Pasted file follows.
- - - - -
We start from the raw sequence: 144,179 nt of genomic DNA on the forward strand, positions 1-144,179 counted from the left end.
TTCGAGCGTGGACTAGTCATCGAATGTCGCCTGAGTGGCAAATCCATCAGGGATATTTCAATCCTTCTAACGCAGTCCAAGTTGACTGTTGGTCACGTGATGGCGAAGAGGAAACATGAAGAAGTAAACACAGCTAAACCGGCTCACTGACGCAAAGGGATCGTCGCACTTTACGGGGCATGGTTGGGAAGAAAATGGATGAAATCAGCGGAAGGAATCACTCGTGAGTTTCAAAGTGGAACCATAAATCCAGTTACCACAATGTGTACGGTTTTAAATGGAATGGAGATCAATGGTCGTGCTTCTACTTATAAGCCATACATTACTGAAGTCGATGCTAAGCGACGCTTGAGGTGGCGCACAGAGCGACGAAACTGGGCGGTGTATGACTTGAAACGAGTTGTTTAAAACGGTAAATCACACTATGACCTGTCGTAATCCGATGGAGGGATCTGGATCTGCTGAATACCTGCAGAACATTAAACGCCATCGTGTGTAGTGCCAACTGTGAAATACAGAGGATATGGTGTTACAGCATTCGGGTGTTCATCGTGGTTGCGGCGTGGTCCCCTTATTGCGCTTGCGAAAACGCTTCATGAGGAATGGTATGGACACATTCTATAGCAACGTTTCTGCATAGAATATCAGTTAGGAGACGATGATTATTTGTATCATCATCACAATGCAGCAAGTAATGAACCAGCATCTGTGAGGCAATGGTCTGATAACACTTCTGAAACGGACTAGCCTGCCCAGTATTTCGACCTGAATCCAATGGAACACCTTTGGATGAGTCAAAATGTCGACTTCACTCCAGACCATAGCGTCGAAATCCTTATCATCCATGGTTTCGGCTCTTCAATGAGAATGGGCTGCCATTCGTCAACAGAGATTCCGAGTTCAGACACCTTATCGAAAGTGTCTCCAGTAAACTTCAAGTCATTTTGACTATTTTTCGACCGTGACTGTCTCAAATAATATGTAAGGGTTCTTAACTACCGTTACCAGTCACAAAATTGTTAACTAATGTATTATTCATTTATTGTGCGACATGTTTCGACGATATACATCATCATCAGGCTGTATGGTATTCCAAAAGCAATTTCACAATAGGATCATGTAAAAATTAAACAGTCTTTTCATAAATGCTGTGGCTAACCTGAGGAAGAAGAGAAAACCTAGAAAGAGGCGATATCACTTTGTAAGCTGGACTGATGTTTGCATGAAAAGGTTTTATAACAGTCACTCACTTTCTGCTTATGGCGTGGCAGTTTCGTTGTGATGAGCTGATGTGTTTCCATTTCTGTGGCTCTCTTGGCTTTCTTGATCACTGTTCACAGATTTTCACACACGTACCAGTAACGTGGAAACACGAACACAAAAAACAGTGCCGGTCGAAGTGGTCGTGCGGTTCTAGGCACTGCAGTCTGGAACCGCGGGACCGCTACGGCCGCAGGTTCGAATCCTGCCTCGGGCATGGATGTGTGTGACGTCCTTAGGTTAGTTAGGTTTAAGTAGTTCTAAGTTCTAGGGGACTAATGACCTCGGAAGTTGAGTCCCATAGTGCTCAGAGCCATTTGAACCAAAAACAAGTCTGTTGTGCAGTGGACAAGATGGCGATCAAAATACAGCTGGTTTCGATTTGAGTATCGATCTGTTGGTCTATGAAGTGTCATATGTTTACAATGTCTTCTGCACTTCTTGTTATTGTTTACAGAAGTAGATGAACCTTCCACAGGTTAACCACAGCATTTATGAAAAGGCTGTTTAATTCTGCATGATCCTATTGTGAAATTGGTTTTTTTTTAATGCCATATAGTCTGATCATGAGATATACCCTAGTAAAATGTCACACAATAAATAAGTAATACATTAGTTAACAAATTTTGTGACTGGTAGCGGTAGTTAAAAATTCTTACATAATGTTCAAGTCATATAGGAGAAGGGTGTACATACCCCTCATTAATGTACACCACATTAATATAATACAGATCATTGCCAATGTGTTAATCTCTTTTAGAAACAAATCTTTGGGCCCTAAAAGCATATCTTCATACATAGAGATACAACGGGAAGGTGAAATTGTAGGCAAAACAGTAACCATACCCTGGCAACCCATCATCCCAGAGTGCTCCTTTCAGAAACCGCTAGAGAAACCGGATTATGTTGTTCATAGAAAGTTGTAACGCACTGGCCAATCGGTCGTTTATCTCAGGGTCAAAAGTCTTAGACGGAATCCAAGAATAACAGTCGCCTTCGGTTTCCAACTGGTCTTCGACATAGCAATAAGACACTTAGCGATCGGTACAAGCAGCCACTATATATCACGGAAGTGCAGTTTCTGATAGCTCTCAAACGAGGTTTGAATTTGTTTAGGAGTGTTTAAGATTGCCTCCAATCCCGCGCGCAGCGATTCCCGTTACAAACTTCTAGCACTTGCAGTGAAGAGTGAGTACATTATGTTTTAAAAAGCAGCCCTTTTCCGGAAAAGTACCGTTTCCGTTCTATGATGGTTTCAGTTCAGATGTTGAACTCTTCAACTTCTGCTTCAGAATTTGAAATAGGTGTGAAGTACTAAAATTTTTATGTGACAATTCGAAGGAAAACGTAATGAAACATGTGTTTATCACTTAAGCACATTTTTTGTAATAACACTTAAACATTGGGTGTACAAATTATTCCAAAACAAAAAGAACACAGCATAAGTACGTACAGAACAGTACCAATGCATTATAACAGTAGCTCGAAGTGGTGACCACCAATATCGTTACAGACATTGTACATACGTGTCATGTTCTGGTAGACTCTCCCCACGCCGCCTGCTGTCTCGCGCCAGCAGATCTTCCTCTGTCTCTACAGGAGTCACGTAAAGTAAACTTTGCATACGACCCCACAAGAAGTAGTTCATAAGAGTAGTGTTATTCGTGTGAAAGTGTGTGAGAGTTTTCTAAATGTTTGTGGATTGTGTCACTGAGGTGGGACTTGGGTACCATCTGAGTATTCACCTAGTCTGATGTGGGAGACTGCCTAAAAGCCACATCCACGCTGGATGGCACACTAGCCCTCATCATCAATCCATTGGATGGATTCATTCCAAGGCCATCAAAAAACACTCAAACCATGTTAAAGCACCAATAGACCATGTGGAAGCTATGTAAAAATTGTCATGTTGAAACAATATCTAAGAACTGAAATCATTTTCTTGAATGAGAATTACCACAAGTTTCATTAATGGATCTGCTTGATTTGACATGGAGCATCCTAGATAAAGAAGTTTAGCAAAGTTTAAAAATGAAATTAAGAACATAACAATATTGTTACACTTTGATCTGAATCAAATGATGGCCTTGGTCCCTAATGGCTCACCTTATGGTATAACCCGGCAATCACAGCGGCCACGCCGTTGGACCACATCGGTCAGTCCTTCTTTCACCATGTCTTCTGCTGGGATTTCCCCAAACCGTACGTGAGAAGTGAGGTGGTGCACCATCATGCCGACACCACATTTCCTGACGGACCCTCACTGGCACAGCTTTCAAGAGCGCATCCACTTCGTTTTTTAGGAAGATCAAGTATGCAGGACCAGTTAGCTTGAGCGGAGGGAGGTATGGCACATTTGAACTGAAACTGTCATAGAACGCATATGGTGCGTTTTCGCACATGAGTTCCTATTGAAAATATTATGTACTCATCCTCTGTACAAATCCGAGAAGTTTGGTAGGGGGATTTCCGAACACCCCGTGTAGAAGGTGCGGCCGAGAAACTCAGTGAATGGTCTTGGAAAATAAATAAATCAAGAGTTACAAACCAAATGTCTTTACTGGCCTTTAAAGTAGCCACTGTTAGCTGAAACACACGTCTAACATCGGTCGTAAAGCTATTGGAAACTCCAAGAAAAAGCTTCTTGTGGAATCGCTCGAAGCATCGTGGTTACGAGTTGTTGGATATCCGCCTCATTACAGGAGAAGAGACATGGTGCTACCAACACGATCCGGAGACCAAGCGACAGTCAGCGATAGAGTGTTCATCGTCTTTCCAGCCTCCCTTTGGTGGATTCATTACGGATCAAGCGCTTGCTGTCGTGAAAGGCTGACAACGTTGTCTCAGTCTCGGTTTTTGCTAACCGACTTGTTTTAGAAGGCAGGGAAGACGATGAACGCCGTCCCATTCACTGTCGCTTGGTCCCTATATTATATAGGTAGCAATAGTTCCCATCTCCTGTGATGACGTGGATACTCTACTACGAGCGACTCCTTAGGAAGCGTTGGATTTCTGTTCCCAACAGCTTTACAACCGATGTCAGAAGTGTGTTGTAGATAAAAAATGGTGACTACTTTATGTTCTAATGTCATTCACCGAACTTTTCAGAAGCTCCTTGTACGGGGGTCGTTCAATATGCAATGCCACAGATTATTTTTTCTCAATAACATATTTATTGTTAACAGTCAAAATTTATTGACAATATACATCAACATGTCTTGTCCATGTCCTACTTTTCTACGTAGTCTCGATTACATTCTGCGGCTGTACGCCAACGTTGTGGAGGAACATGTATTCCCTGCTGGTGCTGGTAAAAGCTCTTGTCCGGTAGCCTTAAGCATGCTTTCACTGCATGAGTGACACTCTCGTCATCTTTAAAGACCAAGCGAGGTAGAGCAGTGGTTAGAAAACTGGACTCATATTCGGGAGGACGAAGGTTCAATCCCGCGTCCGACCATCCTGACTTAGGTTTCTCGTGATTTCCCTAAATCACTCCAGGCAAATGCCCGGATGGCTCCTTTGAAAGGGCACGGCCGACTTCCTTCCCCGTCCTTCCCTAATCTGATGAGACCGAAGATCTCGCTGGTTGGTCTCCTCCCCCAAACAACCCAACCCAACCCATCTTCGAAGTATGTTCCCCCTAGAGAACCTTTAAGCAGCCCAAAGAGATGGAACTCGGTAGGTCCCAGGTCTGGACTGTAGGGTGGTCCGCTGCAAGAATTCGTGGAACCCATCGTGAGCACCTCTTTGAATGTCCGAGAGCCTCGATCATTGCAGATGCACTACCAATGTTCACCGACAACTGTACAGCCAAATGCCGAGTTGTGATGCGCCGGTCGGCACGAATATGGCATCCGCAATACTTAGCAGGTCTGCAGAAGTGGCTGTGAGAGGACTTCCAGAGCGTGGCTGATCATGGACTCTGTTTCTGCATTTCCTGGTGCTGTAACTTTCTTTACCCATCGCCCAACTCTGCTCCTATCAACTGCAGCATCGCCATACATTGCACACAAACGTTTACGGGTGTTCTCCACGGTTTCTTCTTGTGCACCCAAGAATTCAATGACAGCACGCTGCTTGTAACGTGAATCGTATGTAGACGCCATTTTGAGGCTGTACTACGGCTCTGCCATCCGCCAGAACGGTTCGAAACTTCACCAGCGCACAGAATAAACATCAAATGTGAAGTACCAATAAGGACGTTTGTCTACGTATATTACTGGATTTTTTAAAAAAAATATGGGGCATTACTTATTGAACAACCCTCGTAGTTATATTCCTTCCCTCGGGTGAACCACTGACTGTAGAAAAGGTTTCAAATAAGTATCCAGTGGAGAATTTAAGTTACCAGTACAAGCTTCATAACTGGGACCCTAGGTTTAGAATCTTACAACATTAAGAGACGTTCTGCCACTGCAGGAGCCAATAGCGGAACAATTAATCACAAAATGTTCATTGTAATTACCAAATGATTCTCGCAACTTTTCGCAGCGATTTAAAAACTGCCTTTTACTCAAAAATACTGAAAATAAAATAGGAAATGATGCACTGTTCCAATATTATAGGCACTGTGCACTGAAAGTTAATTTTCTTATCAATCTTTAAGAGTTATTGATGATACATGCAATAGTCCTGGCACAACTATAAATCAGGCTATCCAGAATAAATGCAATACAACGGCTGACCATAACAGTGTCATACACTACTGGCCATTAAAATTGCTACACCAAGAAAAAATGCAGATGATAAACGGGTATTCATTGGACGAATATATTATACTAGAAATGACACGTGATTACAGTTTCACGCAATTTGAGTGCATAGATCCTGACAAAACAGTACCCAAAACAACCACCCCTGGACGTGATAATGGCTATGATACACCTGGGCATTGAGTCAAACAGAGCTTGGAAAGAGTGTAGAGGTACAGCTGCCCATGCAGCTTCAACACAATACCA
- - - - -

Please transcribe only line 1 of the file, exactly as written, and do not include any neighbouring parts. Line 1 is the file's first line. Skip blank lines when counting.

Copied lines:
We start from the raw sequence: 144,179 nt of genomic DNA on the forward strand, positions 1-144,179 counted from the left end.